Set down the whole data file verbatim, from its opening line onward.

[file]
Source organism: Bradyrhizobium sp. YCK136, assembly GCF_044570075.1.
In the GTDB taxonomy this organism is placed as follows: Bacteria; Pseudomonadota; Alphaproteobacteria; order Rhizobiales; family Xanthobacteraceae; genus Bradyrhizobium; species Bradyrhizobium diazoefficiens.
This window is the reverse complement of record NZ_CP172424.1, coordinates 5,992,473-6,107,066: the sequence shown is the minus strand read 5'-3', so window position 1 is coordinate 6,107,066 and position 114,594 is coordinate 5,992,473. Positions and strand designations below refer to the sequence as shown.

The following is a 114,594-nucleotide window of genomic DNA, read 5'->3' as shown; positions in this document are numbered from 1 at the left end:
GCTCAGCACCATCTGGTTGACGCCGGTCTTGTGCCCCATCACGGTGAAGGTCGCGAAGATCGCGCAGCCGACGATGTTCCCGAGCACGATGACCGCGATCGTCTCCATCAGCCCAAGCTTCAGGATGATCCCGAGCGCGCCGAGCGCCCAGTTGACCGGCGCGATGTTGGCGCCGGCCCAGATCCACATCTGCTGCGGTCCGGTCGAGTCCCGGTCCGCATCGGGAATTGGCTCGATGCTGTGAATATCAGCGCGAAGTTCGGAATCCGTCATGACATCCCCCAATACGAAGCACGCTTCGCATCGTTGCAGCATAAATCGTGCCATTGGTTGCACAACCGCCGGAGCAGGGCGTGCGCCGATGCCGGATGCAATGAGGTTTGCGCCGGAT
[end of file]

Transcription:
Source organism: Bradyrhizobium sp. YCK136, assembly GCF_044570075.1.
In the GTDB taxonomy this organism is placed as follows: Bacteria; Pseudomonadota; Alphaproteobacteria; order Rhizobiales; family Xanthobacteraceae; genus Bradyrhizobium; species Bradyrhizobium diazoefficiens.
This window is the reverse complement of record NZ_CP172424.1, coordinates 5,992,473-6,107,066: the sequence shown is the minus strand read 5'-3', so window position 1 is coordinate 6,107,066 and position 114,594 is coordinate 5,992,473. Positions and strand designations below refer to the sequence as shown.

The following is a 114,594-nucleotide window of genomic DNA, read 5'->3' as shown; positions in this document are numbered from 1 at the left end:
GCTCAGCACCATCTGGTTGACGCCGGTCTTGTGCCCCATCACGGTGAAGGTCGCGAAGATCGCGCAGCCGACGATGTTCCCGAGCACGATGACCGCGATCGTCTCCATCAGCCCAAGCTTCAGGATGATCCCGAGCGCGCCGAGCGCCCAGTTGACCGGCGCGATGTTGGCGCCGGCCCAGATCCACATCTGCTGCGGTCCGGTCGAGTCCCGGTCCGCATCGGGAATTGGCTCGATGCTGTGAATATCAGCGCGAAGTTCGGAATCCGTCATGACATCCCCCAATACGAAGCACGCTTCGCATCGTTGCAGCATAAATCGTGCCATTGGTTGCACAACCGCCGGAGCAGGGCGTGCGCCGATGCCGGATGCAATGAGGTTTGCGCCGGAT